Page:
So when the 2005-06 season began, I was saddled with nervous trepidation. On the one hand, I objectively recognized that this was the best Senators team up until that point in time. On the other hand, the old trauma of the Battle of Ontario seemed likely to rear its ugly head at any minute. You just never knew when Bryan McCabe might score on a one-timer to break our hearts.
I watched the game at one of U of T’s student bars, the first NHL game for which I was legally allowed to drink; the mathematically-inclined among you now have a good idea of exactly how old I am. My memory of the game itself is somewhat fuzzy, not because of the alcohol mind you, but I do have a clear recollection of Lindros scoring late in the third to put the Leafs ahead. It was that familiar sinking feeling: most of the folks in the bar were Leafs fans, including my tablemates, and I distinctly remember how loud it got for the Big E. Someone even yelled something along of the lines of “WELCOME HOME, ERIC!”
I was mentally preparing myself for the ribbing that was to come. So when Daniel Alfredsson tied the game with just over a minute to play and sent the game to extra time, I didn’t really know what to do with myself. Were the Sens really going to have a big triumph over the Leafs while I was in Toronto to see the game?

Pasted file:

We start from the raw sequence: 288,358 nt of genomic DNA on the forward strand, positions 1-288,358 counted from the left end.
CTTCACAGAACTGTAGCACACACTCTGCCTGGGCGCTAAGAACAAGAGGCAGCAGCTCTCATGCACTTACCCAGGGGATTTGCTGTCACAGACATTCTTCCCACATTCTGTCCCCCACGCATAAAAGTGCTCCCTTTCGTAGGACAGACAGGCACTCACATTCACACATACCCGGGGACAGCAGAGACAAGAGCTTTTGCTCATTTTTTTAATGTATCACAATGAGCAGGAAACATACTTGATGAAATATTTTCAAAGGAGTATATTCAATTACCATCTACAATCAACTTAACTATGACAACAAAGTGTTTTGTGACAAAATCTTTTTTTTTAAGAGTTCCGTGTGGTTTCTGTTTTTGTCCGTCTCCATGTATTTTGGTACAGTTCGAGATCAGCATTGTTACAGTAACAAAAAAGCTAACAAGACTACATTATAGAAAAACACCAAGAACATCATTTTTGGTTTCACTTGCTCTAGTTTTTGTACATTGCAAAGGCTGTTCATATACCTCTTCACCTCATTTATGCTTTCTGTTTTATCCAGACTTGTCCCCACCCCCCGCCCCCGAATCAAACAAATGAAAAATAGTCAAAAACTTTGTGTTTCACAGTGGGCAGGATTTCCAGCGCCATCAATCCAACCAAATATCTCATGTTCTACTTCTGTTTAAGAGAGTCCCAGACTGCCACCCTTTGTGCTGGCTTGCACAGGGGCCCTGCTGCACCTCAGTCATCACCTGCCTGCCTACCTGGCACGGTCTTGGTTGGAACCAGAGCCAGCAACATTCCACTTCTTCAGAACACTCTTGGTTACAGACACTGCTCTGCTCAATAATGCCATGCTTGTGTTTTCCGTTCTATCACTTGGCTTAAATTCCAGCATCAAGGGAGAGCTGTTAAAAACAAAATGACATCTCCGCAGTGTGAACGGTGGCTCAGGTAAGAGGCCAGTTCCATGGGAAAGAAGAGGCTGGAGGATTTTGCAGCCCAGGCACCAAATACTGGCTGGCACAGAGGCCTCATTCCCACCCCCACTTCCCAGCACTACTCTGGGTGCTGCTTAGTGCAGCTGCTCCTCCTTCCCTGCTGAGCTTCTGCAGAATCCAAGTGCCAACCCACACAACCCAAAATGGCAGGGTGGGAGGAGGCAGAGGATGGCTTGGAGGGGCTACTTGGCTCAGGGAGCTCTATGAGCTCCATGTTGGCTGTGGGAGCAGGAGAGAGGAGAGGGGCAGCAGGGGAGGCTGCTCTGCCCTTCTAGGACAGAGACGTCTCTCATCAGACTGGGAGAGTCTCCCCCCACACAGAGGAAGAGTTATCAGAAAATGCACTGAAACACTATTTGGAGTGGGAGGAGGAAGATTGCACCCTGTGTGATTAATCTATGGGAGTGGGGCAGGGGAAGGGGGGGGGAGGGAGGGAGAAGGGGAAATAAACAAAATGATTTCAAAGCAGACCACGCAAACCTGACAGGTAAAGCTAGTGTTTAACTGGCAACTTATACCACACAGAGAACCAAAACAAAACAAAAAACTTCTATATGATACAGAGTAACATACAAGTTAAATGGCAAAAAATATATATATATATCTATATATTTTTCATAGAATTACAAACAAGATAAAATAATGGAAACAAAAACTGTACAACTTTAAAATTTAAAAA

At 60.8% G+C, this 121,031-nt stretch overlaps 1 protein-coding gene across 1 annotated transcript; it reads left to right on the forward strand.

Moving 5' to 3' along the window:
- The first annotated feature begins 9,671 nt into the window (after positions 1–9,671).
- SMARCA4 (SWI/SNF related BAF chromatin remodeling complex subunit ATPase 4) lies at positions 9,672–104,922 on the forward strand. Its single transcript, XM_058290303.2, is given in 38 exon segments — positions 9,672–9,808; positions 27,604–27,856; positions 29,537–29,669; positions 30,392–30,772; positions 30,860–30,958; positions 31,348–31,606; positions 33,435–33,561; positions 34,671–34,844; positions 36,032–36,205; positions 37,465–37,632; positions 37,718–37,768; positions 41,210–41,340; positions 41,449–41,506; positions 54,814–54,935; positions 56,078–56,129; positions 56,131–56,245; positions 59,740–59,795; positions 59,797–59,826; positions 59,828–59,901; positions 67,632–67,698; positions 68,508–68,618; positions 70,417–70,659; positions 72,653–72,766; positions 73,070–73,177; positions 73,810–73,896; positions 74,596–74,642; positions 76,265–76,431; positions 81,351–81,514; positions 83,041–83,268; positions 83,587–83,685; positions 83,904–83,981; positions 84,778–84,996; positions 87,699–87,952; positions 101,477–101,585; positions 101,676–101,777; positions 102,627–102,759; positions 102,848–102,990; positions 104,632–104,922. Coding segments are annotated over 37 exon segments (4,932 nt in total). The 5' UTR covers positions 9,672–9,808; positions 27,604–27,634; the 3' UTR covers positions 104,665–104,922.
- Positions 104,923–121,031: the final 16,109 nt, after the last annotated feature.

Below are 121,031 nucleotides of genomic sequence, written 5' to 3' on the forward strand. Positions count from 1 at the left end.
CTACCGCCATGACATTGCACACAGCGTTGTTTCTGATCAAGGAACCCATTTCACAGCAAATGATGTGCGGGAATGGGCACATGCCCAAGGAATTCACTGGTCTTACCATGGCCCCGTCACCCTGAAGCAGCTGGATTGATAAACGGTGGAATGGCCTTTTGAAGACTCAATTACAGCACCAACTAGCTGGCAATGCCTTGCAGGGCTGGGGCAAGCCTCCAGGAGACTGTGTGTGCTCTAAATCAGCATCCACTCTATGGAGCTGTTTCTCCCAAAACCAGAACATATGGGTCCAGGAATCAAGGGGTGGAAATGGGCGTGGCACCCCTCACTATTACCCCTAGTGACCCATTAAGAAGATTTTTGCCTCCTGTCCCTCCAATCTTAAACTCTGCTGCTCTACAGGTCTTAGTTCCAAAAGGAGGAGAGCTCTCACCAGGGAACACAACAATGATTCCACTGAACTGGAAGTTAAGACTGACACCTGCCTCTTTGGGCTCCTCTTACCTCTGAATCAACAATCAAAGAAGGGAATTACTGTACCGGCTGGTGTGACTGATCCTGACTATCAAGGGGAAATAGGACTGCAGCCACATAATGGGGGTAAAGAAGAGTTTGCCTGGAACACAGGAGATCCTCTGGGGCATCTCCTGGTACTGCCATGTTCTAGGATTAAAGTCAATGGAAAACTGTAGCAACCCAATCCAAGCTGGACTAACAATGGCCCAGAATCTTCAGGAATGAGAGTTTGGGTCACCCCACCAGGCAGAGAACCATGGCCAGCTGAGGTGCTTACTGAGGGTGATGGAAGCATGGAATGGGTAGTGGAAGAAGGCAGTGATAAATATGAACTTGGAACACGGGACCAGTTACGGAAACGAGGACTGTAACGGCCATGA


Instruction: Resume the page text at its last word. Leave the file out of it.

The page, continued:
As overtime ended without any goals being scored, there was a brief moment of confusion in the bar and then TSN announced the shoot-out would begin. Ah yes, the shoot-out. As it so happened, none of the other games that evening had gone to the shoot-out. Alfredsson would be taking the first shoot-out attempt in NHL history against Ed Belfour. Then I thought about Dominik Hasek manning the net for the Sens and a strange calm came over me: Ottawa was going to win.
The rest is history: Alfredsson scored on his attempt, Jason Allison hilariously flubbed his at about 10 km/h, Lindros missed as well for the Leafs and Heatley secured the win after Martin Havlat failed on the Sens’ second attempt. The Sens’ players mostly said they were okay with resolving a game via the shoot-out while the Leafs players mostly complained that it seemed a bit unfair to reduce the game to a skills competition. The shoot-out felt a bit gimmicky for the rest of the year but it was too popular to ignore and now, 15 years later, it’s hard to imagine it not being a part of NHL hockey.
That year was a great season to be a Sens fan (until the very end, of course). There were times where they felt invincible, especially when Hasek was on his game. I’ve never been as confident in a Senators’ team as I was in that year’s edition and it all started in that shoot-out. Ironically, the team would go 1-6 the rest of the year in the tiebreaker but the feeling remained: absolute confidence.
If you want to go back and re-visit the game, Sportsnet put together a “retro” recap that I’ve shared below. Calling 2005 retro makes me feel a bit old, but walking down memory lane reminded me of what it was like to cheer for a dominant squad. Here’s to hoping those days are coming again soon.